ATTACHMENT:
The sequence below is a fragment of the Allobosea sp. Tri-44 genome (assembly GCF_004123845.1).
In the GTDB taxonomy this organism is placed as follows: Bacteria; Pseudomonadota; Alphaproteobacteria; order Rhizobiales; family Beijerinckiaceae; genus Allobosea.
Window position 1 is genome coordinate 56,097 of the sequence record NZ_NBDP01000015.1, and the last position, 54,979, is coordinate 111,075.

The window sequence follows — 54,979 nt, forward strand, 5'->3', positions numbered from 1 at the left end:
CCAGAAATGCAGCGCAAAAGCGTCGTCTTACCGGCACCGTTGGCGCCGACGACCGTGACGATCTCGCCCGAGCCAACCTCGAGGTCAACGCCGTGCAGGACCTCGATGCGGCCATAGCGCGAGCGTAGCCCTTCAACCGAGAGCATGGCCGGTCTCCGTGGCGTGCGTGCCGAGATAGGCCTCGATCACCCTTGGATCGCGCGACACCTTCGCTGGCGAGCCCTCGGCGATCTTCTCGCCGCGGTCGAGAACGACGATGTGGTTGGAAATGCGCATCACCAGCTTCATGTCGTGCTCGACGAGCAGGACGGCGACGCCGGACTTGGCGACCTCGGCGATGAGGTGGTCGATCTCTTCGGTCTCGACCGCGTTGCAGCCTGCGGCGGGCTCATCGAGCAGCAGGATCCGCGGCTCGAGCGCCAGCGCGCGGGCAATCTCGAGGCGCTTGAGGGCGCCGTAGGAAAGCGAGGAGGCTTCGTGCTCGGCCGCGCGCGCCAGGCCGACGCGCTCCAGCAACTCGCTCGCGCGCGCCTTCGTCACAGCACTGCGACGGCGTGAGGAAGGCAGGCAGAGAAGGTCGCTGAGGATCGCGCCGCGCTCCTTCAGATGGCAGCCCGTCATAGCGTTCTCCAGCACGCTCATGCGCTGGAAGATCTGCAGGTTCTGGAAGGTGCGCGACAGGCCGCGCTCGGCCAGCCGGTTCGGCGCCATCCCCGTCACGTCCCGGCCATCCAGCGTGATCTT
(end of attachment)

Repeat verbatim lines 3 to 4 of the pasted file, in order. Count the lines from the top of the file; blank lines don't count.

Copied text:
Window position 1 is genome coordinate 56,097 of the sequence record NZ_NBDP01000015.1, and the last position, 54,979, is coordinate 111,075.

The window sequence follows — 54,979 nt, forward strand, 5'->3', positions numbered from 1 at the left end: